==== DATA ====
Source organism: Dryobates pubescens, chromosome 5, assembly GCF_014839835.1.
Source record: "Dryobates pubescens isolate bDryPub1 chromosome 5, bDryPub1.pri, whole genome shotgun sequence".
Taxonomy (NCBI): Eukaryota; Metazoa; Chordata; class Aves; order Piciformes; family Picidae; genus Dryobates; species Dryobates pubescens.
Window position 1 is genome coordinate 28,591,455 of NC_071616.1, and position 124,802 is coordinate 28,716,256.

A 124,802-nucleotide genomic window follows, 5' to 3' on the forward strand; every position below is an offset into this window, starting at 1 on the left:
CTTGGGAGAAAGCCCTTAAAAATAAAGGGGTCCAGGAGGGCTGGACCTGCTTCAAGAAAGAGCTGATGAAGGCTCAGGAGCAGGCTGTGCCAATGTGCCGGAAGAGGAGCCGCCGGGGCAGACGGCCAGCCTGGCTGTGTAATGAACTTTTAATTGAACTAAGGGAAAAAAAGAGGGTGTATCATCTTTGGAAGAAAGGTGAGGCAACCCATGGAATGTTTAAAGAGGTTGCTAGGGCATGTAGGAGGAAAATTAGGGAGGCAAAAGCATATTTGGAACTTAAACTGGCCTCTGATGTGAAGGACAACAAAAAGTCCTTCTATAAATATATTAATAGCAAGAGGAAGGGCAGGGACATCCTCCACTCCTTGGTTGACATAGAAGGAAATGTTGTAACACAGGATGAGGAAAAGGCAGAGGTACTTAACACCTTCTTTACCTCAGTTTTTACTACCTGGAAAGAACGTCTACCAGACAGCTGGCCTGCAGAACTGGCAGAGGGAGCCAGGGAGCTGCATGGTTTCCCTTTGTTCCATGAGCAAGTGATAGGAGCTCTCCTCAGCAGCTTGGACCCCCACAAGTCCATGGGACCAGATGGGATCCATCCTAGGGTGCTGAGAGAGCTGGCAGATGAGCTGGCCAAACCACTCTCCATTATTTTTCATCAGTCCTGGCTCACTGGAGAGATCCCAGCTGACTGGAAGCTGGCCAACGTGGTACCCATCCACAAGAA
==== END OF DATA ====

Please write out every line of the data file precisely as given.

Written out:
Source organism: Dryobates pubescens, chromosome 5, assembly GCF_014839835.1.
Source record: "Dryobates pubescens isolate bDryPub1 chromosome 5, bDryPub1.pri, whole genome shotgun sequence".
Taxonomy (NCBI): Eukaryota; Metazoa; Chordata; class Aves; order Piciformes; family Picidae; genus Dryobates; species Dryobates pubescens.
Window position 1 is genome coordinate 28,591,455 of NC_071616.1, and position 124,802 is coordinate 28,716,256.

A 124,802-nucleotide genomic window follows, 5' to 3' on the forward strand; every position below is an offset into this window, starting at 1 on the left:
CTTGGGAGAAAGCCCTTAAAAATAAAGGGGTCCAGGAGGGCTGGACCTGCTTCAAGAAAGAGCTGATGAAGGCTCAGGAGCAGGCTGTGCCAATGTGCCGGAAGAGGAGCCGCCGGGGCAGACGGCCAGCCTGGCTGTGTAATGAACTTTTAATTGAACTAAGGGAAAAAAAGAGGGTGTATCATCTTTGGAAGAAAGGTGAGGCAACCCATGGAATGTTTAAAGAGGTTGCTAGGGCATGTAGGAGGAAAATTAGGGAGGCAAAAGCATATTTGGAACTTAAACTGGCCTCTGATGTGAAGGACAACAAAAAGTCCTTCTATAAATATATTAATAGCAAGAGGAAGGGCAGGGACATCCTCCACTCCTTGGTTGACATAGAAGGAAATGTTGTAACACAGGATGAGGAAAAGGCAGAGGTACTTAACACCTTCTTTACCTCAGTTTTTACTACCTGGAAAGAACGTCTACCAGACAGCTGGCCTGCAGAACTGGCAGAGGGAGCCAGGGAGCTGCATGGTTTCCCTTTGTTCCATGAGCAAGTGATAGGAGCTCTCCTCAGCAGCTTGGACCCCCACAAGTCCATGGGACCAGATGGGATCCATCCTAGGGTGCTGAGAGAGCTGGCAGATGAGCTGGCCAAACCACTCTCCATTATTTTTCATCAGTCCTGGCTCACTGGAGAGATCCCAGCTGACTGGAAGCTGGCCAACGTGGTACCCATCCACAAGAA